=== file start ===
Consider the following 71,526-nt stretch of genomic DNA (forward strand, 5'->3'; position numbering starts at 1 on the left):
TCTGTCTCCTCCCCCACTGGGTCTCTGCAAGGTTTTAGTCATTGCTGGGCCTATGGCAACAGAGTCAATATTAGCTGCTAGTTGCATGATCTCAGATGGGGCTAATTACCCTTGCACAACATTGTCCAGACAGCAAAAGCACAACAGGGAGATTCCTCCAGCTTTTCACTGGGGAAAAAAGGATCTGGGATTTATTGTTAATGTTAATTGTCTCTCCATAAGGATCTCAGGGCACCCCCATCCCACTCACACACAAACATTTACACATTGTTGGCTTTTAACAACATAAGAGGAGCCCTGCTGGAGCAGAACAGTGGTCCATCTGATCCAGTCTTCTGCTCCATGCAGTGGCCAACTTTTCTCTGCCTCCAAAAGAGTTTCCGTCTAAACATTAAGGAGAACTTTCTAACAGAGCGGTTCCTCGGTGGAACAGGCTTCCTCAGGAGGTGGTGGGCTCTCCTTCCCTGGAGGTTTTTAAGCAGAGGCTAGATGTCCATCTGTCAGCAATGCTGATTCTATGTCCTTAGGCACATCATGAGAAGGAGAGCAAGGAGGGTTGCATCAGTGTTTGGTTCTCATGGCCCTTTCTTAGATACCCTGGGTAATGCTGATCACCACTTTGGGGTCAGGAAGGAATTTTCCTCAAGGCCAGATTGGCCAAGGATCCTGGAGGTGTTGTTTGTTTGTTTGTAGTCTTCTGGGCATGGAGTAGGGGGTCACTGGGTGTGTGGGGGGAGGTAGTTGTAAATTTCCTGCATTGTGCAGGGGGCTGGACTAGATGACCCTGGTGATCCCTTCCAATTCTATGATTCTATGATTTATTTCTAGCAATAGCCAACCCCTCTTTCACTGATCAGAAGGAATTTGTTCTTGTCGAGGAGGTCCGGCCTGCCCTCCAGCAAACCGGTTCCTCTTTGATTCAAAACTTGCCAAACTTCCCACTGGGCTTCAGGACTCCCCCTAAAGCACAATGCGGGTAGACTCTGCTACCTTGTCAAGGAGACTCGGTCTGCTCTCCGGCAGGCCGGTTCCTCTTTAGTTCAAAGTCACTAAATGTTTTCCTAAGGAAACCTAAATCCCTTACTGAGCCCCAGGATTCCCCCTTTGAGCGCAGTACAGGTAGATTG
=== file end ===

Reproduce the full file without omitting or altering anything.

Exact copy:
Consider the following 71,526-nt stretch of genomic DNA (forward strand, 5'->3'; position numbering starts at 1 on the left):
TCTGTCTCCTCCCCCACTGGGTCTCTGCAAGGTTTTAGTCATTGCTGGGCCTATGGCAACAGAGTCAATATTAGCTGCTAGTTGCATGATCTCAGATGGGGCTAATTACCCTTGCACAACATTGTCCAGACAGCAAAAGCACAACAGGGAGATTCCTCCAGCTTTTCACTGGGGAAAAAAGGATCTGGGATTTATTGTTAATGTTAATTGTCTCTCCATAAGGATCTCAGGGCACCCCCATCCCACTCACACACAAACATTTACACATTGTTGGCTTTTAACAACATAAGAGGAGCCCTGCTGGAGCAGAACAGTGGTCCATCTGATCCAGTCTTCTGCTCCATGCAGTGGCCAACTTTTCTCTGCCTCCAAAAGAGTTTCCGTCTAAACATTAAGGAGAACTTTCTAACAGAGCGGTTCCTCGGTGGAACAGGCTTCCTCAGGAGGTGGTGGGCTCTCCTTCCCTGGAGGTTTTTAAGCAGAGGCTAGATGTCCATCTGTCAGCAATGCTGATTCTATGTCCTTAGGCACATCATGAGAAGGAGAGCAAGGAGGGTTGCATCAGTGTTTGGTTCTCATGGCCCTTTCTTAGATACCCTGGGTAATGCTGATCACCACTTTGGGGTCAGGAAGGAATTTTCCTCAAGGCCAGATTGGCCAAGGATCCTGGAGGTGTTGTTTGTTTGTTTGTAGTCTTCTGGGCATGGAGTAGGGGGTCACTGGGTGTGTGGGGGGAGGTAGTTGTAAATTTCCTGCATTGTGCAGGGGGCTGGACTAGATGACCCTGGTGATCCCTTCCAATTCTATGATTCTATGATTTATTTCTAGCAATAGCCAACCCCTCTTTCACTGATCAGAAGGAATTTGTTCTTGTCGAGGAGGTCCGGCCTGCCCTCCAGCAAACCGGTTCCTCTTTGATTCAAAACTTGCCAAACTTCCCACTGGGCTTCAGGACTCCCCCTAAAGCACAATGCGGGTAGACTCTGCTACCTTGTCAAGGAGACTCGGTCTGCTCTCCGGCAGGCCGGTTCCTCTTTAGTTCAAAGTCACTAAATGTTTTCCTAAGGAAACCTAAATCCCTTACTGAGCCCCAGGATTCCCCCTTTGAGCGCAGTACAGGTAGATTG